Share tips with your subject

 

While you’re used to filming video interviews, your subject is probably uncomfortable —
bordering on nervous — so it’s your job to put them at ease.
I start every video interview with a few tips to help them understand what I’m looking for
and what they can do to help:

 

  1. Look at me, not the camera:Interviewees with limited on-camera experience are likely to look at the camera mid-interview, which in the world of video journalism is a pretty big no-no. You want the interviewee to look at you the whole time to ensure the viewer doesn’t feel uncomfortable and the video feels natural.
  2. Try not to fidget:Moving around can disrupt the microphone and become distracting for viewers, so I ask my subjects (politely) to stay as still as they can. This also helps when I’m a one-man-band filming, because I typically focus the camera manually.
  3. Repeat the question back to me:Instead of jumping right into the answer, if your subject can start their response with the question, they’ll help move the story along immensely. For example, instead of saying “I’ve always liked cars,” you’ll have “I decided to join Jim’s car auctions because I’ve always liked cars” to work into your video.

Start off with easy questions

To put your interviewee at ease, begin the conversation with light-hearted “throw-away” questions. I typically begin with simple facts such as their name, hometown, company, etc., and save some of my more important questions (e.g., what is the impact of climate change in their country?) for later, once the subject is warmed up.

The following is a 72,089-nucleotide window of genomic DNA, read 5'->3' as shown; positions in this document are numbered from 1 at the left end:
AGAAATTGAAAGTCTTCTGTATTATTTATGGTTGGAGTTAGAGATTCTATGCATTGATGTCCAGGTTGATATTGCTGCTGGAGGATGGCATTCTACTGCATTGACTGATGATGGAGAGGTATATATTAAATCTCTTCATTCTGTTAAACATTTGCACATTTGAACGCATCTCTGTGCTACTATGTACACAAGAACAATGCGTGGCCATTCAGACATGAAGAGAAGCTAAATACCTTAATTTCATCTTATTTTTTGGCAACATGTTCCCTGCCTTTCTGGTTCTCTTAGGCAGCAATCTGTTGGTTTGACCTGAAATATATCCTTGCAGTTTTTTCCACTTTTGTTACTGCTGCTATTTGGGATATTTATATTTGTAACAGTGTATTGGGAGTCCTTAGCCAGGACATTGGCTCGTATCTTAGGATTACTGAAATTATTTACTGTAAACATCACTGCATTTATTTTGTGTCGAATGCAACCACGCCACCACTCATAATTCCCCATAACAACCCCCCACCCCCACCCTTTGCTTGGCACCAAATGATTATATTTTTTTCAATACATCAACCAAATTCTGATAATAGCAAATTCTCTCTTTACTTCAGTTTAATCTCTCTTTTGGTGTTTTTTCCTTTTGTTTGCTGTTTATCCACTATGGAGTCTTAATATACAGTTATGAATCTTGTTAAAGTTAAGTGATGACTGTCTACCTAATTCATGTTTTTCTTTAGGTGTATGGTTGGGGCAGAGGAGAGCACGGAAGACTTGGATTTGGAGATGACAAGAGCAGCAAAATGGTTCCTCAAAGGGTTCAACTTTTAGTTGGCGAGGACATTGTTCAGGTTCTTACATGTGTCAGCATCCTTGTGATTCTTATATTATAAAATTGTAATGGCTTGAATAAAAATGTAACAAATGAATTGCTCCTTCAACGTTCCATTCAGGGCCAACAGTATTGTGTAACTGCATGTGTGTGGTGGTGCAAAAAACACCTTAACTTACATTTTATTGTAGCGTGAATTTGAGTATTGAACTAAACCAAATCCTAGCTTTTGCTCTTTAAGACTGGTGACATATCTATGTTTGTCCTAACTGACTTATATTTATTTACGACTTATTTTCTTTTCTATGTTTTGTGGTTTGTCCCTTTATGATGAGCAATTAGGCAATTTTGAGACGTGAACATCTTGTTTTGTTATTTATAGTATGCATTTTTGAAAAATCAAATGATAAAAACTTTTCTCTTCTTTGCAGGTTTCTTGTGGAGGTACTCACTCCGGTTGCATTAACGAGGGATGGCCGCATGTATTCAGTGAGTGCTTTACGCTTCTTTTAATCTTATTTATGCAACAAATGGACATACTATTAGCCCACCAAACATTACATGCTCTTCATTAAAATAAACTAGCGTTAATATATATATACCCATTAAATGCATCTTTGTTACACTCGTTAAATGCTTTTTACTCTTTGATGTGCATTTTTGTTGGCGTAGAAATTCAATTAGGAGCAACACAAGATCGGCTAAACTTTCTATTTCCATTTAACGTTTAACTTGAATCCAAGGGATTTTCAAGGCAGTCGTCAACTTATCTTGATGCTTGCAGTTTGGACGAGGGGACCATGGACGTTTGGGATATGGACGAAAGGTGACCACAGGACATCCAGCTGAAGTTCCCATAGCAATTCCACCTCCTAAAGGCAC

Try to ask your important questions twice. In every interview, you’ll have two or three questions that can make or break your video, so make sure to rephrase those questions and ask them again to have as much audio variety as possible in editing.

Gather b-roll of your subject

While your main priority is the interview, it’s nice to have b-roll of your subject in the field, actually doing what they’re talking about on camera. This could be typing at a computer, pouring a cup of coffee, or running on a track field. This adds interest to your story, as a three-minute talking head is tough (if not impossible) to watch.

 

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Tips for Better Video Interviews

Richard and his team are professionals they captured all the great moments of our high tea event and the video was amazing. I would highly recommend their videography services.
Ladies in Pink Charity Org
I used Kalki Productions to help get a short film I had wanted to make off the ground. I found that the team was incredibly professional & efficient, as they had industry standard equipment (Cameras & Their post production facilities) and knowledgable experience in this field. All round great experience with this business and a real value for money service!
Jamie Pascoe
We hired the guys from Kalki to produce our promotional video and from day one we knew they were passionate about what they do and we were in good hands the final video was better than I expected
Triggz Clothing